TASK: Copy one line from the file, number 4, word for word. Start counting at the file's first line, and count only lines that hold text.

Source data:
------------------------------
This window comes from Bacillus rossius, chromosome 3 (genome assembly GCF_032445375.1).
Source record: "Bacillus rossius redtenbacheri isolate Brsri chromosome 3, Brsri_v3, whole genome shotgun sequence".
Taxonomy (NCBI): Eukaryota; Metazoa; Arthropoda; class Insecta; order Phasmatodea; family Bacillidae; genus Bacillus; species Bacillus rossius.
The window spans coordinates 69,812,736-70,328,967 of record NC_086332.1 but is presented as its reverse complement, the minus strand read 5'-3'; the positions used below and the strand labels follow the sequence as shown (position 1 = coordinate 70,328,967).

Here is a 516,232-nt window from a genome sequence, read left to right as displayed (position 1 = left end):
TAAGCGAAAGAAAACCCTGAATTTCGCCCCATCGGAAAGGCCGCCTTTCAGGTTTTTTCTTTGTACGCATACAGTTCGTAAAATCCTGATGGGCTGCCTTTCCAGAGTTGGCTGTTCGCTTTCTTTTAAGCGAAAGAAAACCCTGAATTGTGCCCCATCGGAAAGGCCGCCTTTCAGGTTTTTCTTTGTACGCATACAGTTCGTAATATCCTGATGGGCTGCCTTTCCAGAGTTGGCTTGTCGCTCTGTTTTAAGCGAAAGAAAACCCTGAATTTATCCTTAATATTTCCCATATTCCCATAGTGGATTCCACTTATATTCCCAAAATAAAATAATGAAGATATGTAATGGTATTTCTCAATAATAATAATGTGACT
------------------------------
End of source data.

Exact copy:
The window spans coordinates 69,812,736-70,328,967 of record NC_086332.1 but is presented as its reverse complement, the minus strand read 5'-3'; the positions used below and the strand labels follow the sequence as shown (position 1 = coordinate 70,328,967).